Nevada County needs more funds to treat drug addicts |

Nevada County needs more funds to treat drug addicts

NEVADA CITY ” Nevada County needs nearly $20,000 more to help drug addicts receive longer lengths of treatment through the county’s drug court program, said Doug Carver, the county’s chief probation officer.

On Tuesday, the Nevada County Board of Supervisors will likely approve a more costly contract with Rocklin Community Counseling Center to treat a rise in addicts with longer-care needs.

Funds to increase the contract to $44,590 from $24,990 come from the state’s drug court program, which remains controversial.

“The addiction is more entrenched for these people,” Carver said Sunday, explaining the need to spend more money. The Rocklin center can treat Nevada County’s drug court clients for up to eight months, he said.

Nevada County contracts with two other drug treatment facilities, South Placer Recovery Home in Auburn and Progress House in Nevada City.

About 17 local residents are being treated through the county’s drug court system, Carver said. Five of them are being treated at the Rocklin center, he said.

South Placer Recovery Home also offers similar long-treatment terms, but the county uses the Rocklin center more often, Carver said. Progress House offers 90-day stays, he said.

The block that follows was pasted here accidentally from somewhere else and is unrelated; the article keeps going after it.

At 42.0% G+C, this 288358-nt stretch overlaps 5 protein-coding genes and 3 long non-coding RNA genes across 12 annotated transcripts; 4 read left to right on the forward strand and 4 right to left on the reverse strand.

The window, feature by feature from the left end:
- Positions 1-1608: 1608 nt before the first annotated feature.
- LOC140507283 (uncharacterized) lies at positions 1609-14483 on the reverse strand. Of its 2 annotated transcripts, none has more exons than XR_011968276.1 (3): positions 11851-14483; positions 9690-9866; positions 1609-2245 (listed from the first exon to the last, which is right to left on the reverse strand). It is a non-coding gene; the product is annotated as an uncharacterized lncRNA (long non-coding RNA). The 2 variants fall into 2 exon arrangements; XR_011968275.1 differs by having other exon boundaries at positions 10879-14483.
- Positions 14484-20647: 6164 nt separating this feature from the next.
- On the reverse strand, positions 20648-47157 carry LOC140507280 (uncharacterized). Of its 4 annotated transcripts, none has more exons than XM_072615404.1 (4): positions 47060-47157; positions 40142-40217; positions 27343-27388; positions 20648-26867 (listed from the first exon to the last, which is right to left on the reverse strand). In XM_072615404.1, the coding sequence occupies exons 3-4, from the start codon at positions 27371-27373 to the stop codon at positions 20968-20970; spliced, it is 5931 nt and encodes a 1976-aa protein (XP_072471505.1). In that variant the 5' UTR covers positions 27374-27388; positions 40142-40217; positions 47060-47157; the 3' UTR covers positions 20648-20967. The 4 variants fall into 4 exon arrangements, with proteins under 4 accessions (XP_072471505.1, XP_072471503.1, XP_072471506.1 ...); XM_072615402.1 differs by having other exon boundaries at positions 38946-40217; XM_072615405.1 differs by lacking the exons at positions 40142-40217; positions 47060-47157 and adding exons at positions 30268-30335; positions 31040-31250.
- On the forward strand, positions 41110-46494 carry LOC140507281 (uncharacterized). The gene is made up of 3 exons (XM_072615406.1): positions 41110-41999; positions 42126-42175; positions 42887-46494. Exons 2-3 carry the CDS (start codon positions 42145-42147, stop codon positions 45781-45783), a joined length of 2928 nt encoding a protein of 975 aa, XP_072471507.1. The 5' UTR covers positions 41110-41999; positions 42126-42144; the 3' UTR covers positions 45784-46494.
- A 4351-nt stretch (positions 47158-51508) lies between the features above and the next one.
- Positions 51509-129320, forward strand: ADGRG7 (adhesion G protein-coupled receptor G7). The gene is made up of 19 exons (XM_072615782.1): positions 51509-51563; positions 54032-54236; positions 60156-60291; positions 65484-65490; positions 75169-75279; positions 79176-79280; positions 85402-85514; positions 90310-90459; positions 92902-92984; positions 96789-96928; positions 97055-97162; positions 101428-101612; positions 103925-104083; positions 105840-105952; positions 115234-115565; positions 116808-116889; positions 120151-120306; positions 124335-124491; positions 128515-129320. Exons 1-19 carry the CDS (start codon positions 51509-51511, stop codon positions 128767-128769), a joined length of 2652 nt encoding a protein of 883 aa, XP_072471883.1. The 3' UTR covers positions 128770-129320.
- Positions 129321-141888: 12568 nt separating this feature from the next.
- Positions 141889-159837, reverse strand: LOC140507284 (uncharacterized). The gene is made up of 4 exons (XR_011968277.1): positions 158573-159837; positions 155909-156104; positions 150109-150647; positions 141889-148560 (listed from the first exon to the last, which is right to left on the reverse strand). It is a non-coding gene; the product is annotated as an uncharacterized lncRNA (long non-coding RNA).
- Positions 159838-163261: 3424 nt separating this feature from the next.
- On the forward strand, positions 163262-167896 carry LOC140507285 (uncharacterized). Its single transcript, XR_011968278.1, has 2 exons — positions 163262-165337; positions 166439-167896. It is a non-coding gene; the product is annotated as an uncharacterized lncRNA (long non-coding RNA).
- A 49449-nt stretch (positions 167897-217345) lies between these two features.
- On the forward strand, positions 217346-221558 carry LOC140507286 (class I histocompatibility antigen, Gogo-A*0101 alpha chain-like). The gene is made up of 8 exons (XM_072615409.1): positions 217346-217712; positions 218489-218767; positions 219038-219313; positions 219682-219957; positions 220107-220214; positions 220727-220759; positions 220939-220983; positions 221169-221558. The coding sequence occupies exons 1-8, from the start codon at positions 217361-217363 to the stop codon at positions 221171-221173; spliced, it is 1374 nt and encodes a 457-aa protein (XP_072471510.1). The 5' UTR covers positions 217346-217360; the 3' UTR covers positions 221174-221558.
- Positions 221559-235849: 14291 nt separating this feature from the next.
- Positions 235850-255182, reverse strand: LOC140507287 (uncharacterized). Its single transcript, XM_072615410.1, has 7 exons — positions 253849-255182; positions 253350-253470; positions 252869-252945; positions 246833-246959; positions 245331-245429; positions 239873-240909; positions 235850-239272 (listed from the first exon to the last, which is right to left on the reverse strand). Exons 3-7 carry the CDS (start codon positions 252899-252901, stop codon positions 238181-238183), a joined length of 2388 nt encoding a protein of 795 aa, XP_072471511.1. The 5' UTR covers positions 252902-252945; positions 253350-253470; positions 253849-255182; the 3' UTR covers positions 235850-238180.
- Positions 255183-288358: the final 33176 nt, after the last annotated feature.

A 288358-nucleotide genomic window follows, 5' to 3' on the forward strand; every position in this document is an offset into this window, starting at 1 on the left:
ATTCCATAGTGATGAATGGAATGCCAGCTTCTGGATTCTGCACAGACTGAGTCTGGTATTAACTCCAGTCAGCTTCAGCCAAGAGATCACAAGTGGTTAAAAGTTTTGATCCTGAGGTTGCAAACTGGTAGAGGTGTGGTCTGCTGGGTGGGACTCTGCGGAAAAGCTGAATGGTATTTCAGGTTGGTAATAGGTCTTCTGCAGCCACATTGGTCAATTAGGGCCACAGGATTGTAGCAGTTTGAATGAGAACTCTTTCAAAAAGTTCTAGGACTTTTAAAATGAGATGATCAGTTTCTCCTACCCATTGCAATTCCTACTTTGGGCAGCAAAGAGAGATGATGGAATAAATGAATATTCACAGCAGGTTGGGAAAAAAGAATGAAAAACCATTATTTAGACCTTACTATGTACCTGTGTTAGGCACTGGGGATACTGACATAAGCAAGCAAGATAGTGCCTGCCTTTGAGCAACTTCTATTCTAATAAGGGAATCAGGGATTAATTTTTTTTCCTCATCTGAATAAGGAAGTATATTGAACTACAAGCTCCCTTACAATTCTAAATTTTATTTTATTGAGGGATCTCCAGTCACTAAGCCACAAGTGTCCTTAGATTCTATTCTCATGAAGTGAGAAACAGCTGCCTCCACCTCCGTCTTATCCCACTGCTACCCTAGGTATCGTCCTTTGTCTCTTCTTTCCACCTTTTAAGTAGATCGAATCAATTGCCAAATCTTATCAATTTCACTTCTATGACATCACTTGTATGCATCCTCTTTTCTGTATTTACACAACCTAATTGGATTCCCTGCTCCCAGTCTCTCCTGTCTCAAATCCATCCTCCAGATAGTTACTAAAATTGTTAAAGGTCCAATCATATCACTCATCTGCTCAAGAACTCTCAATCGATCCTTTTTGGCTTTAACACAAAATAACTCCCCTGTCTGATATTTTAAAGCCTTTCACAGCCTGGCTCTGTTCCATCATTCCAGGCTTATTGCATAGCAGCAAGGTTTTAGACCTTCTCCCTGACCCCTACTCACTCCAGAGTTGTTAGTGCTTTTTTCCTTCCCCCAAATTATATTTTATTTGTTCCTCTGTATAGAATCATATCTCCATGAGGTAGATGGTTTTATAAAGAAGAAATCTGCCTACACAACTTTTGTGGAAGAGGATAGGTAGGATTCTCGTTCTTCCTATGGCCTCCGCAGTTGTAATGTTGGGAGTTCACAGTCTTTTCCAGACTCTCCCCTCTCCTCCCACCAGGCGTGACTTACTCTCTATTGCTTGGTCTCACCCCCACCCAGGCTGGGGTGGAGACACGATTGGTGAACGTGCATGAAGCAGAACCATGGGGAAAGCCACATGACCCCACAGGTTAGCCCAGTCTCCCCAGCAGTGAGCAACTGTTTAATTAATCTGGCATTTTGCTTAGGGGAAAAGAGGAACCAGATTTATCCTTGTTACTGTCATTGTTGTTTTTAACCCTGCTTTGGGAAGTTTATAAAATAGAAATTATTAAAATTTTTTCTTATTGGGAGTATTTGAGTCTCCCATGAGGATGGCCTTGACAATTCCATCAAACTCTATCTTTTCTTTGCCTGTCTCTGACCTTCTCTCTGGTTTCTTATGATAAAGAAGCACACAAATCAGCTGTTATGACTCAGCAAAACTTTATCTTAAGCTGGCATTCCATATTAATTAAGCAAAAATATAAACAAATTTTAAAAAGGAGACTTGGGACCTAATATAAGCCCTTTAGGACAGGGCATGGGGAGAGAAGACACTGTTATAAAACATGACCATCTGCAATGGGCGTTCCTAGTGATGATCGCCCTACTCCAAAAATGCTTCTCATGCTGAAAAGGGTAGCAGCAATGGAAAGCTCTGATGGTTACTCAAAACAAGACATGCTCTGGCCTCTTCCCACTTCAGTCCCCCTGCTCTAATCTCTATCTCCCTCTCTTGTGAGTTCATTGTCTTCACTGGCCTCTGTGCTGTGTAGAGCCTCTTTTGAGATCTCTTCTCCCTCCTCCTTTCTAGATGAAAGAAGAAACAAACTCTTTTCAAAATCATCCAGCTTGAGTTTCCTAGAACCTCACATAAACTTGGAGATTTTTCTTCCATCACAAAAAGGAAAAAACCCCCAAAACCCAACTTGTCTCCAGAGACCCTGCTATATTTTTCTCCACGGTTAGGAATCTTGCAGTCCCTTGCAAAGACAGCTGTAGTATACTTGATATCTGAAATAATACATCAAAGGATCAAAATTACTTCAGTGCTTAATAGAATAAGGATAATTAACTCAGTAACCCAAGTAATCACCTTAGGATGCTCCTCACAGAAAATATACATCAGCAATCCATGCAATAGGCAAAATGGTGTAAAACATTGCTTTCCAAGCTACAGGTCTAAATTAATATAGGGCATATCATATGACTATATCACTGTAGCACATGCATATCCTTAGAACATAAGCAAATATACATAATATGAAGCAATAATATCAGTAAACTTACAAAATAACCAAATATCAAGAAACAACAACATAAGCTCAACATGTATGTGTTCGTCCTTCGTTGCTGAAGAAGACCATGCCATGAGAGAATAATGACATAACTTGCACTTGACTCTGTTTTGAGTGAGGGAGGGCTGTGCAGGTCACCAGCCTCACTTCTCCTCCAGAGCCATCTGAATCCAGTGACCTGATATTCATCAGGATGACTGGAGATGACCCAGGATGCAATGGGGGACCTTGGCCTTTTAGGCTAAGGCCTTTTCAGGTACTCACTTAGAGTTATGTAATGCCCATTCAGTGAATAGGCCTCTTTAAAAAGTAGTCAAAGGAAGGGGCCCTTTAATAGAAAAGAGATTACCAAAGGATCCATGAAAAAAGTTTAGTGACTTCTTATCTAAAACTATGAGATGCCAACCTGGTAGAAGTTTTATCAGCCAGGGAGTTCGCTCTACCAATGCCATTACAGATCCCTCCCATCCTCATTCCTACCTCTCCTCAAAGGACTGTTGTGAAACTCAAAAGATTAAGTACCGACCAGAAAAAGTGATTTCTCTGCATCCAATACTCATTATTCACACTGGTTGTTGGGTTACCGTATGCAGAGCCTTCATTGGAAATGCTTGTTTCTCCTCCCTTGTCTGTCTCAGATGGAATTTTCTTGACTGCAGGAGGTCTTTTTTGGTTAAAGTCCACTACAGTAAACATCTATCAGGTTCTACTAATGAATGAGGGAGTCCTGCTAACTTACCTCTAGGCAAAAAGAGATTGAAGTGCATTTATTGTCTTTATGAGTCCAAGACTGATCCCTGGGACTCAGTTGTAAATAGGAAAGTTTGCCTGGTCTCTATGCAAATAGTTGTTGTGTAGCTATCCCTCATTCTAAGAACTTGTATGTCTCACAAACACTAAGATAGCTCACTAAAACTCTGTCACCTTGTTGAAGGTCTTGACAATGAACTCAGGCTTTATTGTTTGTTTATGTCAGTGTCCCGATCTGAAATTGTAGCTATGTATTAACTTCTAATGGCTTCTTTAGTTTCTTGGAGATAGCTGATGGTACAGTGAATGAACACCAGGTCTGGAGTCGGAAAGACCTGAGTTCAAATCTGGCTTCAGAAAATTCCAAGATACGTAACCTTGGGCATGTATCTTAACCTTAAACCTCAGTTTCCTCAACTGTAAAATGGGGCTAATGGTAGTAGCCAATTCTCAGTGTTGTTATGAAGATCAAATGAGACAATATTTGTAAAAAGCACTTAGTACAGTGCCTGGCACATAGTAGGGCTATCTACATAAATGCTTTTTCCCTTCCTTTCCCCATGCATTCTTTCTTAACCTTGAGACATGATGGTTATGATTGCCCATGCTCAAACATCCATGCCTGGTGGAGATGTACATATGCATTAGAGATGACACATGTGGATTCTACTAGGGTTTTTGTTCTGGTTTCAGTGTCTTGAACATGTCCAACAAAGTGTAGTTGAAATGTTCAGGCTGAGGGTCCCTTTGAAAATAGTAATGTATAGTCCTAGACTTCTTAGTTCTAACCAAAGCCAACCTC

“We’re saving prison beds this way,” Carver said.

Drug courts are a collaborative effort between the Probation Department, county court, Public Defender’s Office, District Attorney’s Office and the Behavioral Health Department.

More than 2,000 drug courts are in existence or planned nationwide, according to the National Drug Court Institute.

Drug courts, a relatively young judicial program, remain controversial.

Proponents argue they reduce the chances of a relapse and are less costly than locking up an offender. Critics question the so-called recidivism rates, quality of the screening process and cost benefits – worrying about a “revolving door” of offenders.

The contract increase is on the supervisors’ consent agenda, meant for items to be approved with no discussion. Since the increase is an amendment to a county contract, supervisors need to approve the change, Carver said.

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